Democracy Soup

Making sense out of the world of politics

Your guide to the TSA, the protesters, and the other travelers on Thanksgiving Day Eve

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Today is Thanksgiving Day Eve, one of the busiest travel days of the year. Today is also the National Opt-Out Day — the proposed boycott of the new TSA standards where people are only given two options: exposure and X-rays vs. being fondled by complete strangers.

There are a lot of sides to this battle, and the good news is that we have advice for all of them:

For those who are participating in the demonstration, do so in a straightforward manner. You are there to make a point and you are also there to get somewhere. The more concise you are, the more powerful the message you will send.

For an extra push to your point, request a private pat-down since they take longer.

For those who are traveling through and not participating in the boycott, what the boycotters are doing is fighting for your rights. You will get to your destination. Appreciate what they are doing in the name of democracy and the Constitution. What they are doing is also within the guidelines of the TSA — they are allowed to refuse the scanner — so you should accept their behavior on those grounds.

The TSA system is set up to work efficiently ONLY if people refuse the pat-down. This system wasn’t thought out well by TSA, and the need for “safety” trumps everything, including getting you to your plane on time.

Some have speculated that the pat-down was introduced as an extreme to make us accept the scanners.

If you feel that your desire to get to your destination is being infringed, by all means, go for the scanner. And don’t get caught up in that pesky private pat-down. That only prolongs your wait.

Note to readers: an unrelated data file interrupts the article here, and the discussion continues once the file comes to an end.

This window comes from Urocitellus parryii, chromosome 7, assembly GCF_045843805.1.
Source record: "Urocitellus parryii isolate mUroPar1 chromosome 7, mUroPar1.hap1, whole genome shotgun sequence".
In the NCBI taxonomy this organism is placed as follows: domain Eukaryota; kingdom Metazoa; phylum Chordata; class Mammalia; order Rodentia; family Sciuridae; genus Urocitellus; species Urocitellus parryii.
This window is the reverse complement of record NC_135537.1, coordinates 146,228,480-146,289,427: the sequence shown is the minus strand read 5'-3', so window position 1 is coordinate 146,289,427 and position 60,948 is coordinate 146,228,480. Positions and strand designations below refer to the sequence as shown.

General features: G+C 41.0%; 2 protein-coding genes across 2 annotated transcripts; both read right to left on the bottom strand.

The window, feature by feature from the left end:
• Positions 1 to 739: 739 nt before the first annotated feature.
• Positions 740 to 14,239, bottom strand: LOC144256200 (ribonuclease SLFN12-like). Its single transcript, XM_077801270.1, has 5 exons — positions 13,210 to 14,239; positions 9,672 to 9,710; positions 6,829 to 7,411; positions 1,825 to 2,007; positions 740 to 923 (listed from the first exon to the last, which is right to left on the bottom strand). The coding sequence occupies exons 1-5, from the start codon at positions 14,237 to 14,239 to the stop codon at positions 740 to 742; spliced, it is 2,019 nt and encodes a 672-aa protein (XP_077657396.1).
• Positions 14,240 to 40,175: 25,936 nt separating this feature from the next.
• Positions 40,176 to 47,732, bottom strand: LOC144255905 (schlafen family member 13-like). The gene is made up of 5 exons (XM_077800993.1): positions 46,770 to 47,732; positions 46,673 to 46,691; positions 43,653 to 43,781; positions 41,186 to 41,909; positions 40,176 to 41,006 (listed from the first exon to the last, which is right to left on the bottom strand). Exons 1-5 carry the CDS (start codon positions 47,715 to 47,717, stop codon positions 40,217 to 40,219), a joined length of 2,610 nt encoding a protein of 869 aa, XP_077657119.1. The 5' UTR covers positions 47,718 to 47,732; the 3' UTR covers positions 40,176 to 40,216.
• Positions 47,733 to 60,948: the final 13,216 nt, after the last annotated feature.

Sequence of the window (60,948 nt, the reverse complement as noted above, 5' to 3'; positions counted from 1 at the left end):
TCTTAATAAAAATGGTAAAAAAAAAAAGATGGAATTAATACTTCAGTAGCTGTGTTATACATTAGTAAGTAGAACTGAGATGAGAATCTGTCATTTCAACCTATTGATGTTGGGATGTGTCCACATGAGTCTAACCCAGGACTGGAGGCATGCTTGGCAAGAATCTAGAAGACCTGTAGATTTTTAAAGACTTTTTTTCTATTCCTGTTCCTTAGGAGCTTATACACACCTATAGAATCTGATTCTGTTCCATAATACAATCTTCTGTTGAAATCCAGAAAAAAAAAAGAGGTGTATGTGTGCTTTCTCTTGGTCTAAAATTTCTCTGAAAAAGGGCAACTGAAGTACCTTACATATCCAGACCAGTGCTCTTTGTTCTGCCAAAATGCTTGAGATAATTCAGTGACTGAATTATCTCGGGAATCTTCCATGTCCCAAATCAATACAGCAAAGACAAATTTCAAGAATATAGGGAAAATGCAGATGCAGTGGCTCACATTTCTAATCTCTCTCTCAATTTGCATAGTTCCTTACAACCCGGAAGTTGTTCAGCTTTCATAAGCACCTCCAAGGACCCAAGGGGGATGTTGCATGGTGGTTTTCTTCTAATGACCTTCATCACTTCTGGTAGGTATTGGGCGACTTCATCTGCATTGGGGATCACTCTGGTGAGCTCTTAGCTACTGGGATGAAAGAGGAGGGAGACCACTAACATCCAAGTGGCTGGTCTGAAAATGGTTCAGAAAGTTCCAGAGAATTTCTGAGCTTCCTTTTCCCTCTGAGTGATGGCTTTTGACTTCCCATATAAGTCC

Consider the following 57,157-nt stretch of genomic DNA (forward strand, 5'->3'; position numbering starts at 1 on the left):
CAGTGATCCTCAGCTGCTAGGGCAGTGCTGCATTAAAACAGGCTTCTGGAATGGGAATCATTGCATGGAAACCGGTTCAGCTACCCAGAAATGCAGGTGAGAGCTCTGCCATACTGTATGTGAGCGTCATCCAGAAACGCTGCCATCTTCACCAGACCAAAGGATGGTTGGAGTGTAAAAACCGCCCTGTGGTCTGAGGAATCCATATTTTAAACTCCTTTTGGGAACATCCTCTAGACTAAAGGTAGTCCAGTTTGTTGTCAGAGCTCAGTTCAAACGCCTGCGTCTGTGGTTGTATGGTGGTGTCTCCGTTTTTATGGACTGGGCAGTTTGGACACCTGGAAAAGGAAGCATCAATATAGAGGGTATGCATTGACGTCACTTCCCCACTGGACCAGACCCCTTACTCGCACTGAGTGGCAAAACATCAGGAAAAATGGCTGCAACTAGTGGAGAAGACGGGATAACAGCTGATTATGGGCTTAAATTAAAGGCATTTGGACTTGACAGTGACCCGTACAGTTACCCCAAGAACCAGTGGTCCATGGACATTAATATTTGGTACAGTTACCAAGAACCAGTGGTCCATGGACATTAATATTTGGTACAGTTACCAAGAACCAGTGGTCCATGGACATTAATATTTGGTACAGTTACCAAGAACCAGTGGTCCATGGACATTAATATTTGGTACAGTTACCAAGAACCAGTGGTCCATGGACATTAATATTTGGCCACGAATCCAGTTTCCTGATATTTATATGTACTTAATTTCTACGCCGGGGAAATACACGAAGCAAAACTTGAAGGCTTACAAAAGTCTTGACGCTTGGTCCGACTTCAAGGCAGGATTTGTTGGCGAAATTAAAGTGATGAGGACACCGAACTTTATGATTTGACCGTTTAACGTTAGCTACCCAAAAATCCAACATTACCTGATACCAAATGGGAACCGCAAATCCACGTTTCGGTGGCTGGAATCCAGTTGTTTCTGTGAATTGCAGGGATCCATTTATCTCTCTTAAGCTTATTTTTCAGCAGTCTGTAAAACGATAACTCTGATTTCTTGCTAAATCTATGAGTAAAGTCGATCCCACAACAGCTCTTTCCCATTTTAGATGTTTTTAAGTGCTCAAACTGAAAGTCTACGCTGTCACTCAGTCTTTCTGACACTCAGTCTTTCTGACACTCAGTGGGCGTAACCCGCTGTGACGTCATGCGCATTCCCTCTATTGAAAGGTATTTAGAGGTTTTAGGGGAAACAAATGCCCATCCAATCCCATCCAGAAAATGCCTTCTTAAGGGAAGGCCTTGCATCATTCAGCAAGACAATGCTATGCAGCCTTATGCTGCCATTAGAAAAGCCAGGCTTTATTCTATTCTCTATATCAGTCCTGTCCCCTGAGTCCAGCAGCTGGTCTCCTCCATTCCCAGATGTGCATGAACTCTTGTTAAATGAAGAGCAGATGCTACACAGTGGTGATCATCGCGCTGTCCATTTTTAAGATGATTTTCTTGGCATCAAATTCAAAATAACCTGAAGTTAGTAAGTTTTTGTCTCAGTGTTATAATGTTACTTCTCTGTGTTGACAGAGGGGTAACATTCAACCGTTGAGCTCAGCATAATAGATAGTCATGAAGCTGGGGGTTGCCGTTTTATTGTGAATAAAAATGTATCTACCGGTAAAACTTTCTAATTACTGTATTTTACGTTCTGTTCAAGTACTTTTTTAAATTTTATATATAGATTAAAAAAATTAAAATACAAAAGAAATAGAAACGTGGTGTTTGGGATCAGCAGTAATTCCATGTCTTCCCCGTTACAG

For those traveling with children, do what you can to preserve their dignity, even if no option available allows their dignity to remain intact. Even those children under 12 aren’t getting the regular pat-down, every pat-down will involve some touching, regardless of age.

For those running the TSA and doing the searches, understand that you can scare us short term. But if we become blasé because we think the government is lying to us in the name of safety, we won’t truly be safe, even with cavity searches.

For those in Congress, the Cabinet, and maybe even the Supreme Court, look around you as you are being exempt from this humiliation, and try desperately to put yourself in their socks. Of course, you can’t put yourself in their shoes since they aren’t wearing any shoes during this ordeal.

For the media figures who will be covering this story, especially on television, resist the temptation to scorn the boycott. Don’t give us pseudo-anecdotal stories and present them as fact over a broader scheme. Don’t underestimate the numbers. Treat those who participate with dignity; they aren’t in your way.

Journalists talk about getting “both sides of the story” as if there are only two possibilities. So far, the MSM coverage has been along the lines of “roll over, take it, who cares — all in the name of safety.”

Whether you agree with the protesters, consider that they may have a point. Someone has to fight for democracy and our rights; the MSM sure as hell isn’t doing so.

Good luck to all the parties and Happy Thanksgiving!!

picture credit: The Washington Post — picture was added on November 25.
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Written by democracysoup

November 24, 2010 at 7:19 am

One Response

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  1. Stop the TSA now! Sign the national petition at: >>> http://www.forprivacy.org >>> Get your Anti-TSA t-shirt today at: >>>> http://www.zazzle.com/website_design <<<<<

    Tyson F. Gautreaux

    November 24, 2010 at 9:34 am


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